Teachers regularly check on the impact of children's learning. If a child falls behind, leaders act swiftly to ensure that they catch up quickly. As a result, children in the early years achieve strongly.

Staff are knowledgeable about teaching early reading. They teach phonics lessons in a consistent way. Pupils read with increasing accuracy and fluency as they progress through the school.

Pupils who struggle are well supported by adults. This helps them to catch up with their peers. Pupils' secure knowledge of how to read prepares them well for learning across the wider curriculum.

Leaders understand the needs of pupils with SEND extremely well. Teachers support these pupils effectively in lessons. A small number of pupils access their learning through the school's enhanced resource provision, known as the ARC.

Leaders ensure that these pupils with SEND are fully included in all wider-school activities. They receive effective additional help, for example when learning about relationships education. These pupils with SEND significantly benefit from this support.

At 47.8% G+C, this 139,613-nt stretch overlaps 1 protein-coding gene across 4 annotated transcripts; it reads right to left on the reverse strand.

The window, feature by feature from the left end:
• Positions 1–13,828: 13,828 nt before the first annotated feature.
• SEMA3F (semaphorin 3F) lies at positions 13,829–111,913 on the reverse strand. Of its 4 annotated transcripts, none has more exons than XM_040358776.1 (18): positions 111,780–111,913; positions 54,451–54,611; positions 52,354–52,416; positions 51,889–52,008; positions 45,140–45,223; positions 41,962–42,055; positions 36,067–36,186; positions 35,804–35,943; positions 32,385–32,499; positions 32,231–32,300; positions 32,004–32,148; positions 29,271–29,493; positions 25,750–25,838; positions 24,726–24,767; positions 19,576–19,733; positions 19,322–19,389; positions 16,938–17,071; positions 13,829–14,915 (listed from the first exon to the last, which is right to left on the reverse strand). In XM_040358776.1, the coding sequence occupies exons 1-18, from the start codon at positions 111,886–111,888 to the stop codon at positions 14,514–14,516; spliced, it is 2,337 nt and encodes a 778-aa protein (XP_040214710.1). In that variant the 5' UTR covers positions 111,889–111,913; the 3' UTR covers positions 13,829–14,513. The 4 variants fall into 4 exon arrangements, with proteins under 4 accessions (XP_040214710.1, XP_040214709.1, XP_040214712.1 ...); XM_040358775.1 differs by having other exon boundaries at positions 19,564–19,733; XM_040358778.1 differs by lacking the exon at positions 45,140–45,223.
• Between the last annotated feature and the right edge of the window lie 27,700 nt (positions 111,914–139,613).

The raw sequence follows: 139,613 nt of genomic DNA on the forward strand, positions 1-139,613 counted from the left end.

Leaders have carefully planned the extensive wider curriculum to ensure the exceptional personal development of pupils. Leaders make use of external speakers in a range of fields to develop pupils' cultural awareness. Pupils develop a detailed understanding of the fundamental British values and protected characteristics.

Pupils, including those in the ARC, discuss and debate current issues.

Pupils attend school regularly. Rates of pupil absence and persistent absence are lower than the national average.

Despite this, the attendance of some groups of pupils, such as disadvantaged pupils, is declining.

Governors and trustees have an accurate understanding of the school. The multi-academy trust has supported leaders well as the school has grown in pupil numbers and become established.